Need more information?  Contact us on orbilu@uni.lu.


DOAB and the de Gruyter Open Access Book Library

de Gruyter has become the most recent sponsor of the Directory of Open Access Books (DOAB), and with this sponsorship, celebrates the launch of the De Gruyter Open Access Book Library. The Open Access Book Library is intended to draw attention to the growing number – and growing importance – of open access books.

Earlier this month, DOAB passed the milestone of 6000 listed OA books. In 2016, the list of OA books grew by over fifty percent for the third consecutive year, and DOAB continues to top the list of referral sites. Starting this year, DOAB is taking part in a European Horizon 2020 project (HIRMEOS), to develop a certification service for OA book publishers. The project will also add new features to DOAB: listing OA chapters of books and automated uploading of OA titles by publishers.


Privés de savoir?



International Open Access Week is already upon us!

This year’s theme of “Open in Action” is all about taking concrete steps to open up research and scholarship and encouraging others to do the same.

Open Access Week, a global event now in its eighth year, is an opportunity for the academic and research community to continue to learn about the potential benefits of Open Access, to share what they’ve learned with colleagues, and to help inspire wider participation in helping to make Open Access a new norm in scholarship and research.

See the following links for events in our area: France, Belgium, Germany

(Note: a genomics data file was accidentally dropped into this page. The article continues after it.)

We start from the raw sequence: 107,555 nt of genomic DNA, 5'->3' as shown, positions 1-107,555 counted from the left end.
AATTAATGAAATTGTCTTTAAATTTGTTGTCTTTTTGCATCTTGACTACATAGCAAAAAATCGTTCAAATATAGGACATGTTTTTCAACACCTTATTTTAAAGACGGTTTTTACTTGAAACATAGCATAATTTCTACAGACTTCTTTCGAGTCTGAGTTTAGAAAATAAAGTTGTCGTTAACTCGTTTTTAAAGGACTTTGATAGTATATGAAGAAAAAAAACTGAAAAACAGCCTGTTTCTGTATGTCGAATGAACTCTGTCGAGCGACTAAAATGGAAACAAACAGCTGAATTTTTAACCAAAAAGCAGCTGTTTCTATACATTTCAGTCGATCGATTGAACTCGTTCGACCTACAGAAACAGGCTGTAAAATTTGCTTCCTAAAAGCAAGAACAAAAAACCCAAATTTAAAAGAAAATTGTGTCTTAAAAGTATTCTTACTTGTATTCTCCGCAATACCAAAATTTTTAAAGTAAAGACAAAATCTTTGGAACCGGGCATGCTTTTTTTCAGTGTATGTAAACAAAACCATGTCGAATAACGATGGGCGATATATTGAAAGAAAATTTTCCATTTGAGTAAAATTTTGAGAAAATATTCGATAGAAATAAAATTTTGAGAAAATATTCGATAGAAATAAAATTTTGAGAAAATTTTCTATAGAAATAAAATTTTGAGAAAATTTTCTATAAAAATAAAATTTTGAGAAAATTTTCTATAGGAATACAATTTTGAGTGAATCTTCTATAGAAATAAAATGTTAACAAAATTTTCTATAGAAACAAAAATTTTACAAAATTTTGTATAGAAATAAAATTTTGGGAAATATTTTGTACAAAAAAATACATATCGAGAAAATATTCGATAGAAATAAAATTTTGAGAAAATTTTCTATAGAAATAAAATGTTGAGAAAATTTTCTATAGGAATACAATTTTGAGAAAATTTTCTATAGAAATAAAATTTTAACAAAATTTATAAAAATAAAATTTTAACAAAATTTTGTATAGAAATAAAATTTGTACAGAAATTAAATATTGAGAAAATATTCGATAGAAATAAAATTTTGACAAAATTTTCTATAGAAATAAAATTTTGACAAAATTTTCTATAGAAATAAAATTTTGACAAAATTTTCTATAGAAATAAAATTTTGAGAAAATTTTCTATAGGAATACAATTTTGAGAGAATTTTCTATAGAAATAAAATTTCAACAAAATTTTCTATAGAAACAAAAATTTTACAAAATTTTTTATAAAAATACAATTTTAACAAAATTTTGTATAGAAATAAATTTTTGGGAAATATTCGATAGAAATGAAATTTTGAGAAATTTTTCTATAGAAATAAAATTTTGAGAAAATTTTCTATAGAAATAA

France’s researchers take back control of their scientific output

In France, the law entitled LA CIRCULATION DES DONNÉES ET DU SAVOIR for a digital Republic was adopted after approval by the Senate.

This law is particularly important for researchers and scientific article author on two aspects:
-  Article 17, which legalizes open access to scientific publications and data, regardless of contracts signed with publishers
-  Article 18bis which allows Text and Data Mining

In particular, Article 17 which focuses on open access, gives a central role to the researcher as author of scientific articles, allowing them to give access to their work in the context defined by the law.
Along with this, the exploitation of the data released in open access by the author is also authorized and regulated.

More information available on the COUPERIN site for open access in France


title 05/10/2016

OpenAIRE has scheduled a full week of webinars on various exciting Open Science topics.

During the week of October 24-30, join us at lunchtime (12.00 CEST) each day for key insights into the ethics and implementation of Open Science, especially as they relate to the EC’s Horizon2020 programme and OpenAIRE’s mission to foster the social and technical links that enable Open Science in Europe and beyond.


  • MONDAY: The fundamentals of Open Science, October 24, 2016 at 12.00 CEST, on key themes in Open Science, with Tony Ross-Hellauer (OpenAIRE, University of Goettingen), Paola Masuzzo (Ghent University) and Chris Hartgerink (Tilburg University).